In anticipation of the kind of research that the crew would perform during their 16 days aloft, at 3:28 pm, a mere one-and-a-half hours into their mission, the crew opened Columbia's payload bay doors, positioning the port-side one at a 62-degrees-open position, instead of fully open. During STS-73, the Shuttle would operate in a 'gravity gradient' attitude - tail-to-Earth and left-wing-facing-forward - to provide a stable microgravity platform for the sensitive USML-2 experiments. Consequently, the part-open port door helped to minimise the chance of micrometeorites or other orbital debris hitting its delicate radiator panels.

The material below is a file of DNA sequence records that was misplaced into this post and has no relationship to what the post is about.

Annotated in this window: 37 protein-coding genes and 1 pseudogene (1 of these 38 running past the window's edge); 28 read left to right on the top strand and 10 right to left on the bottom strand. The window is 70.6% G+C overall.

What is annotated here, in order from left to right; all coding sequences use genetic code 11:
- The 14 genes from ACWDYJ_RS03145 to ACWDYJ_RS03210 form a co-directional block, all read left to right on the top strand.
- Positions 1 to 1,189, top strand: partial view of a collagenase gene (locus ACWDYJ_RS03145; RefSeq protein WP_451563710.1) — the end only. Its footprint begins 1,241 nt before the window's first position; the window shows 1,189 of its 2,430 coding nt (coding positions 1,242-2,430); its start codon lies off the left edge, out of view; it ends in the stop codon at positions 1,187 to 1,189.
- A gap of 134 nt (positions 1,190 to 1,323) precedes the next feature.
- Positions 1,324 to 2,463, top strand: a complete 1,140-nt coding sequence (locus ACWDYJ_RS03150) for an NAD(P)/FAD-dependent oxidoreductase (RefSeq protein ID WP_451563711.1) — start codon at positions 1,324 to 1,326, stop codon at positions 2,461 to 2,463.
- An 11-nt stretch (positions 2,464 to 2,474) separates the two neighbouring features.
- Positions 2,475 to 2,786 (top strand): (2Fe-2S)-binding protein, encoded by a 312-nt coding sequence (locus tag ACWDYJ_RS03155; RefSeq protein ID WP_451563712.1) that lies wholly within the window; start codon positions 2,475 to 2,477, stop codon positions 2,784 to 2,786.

Later, on the afternoon of 25 October, Bowersox briefly opened the port-side door fully for about an hour to enable a waste-water dump from Spacelab's condensate tank to take place. Such dumps had to be performed every few days to get rid of water from the module's dehumidifiers. The payload bay door had to be fully opened during the dump to provide sufficient clearance for the waste water, which was ejected through a nozzle on top of the module's forward endcone. After the completion of the dump, Bowersox returned the door to its 62-degrees-open position.
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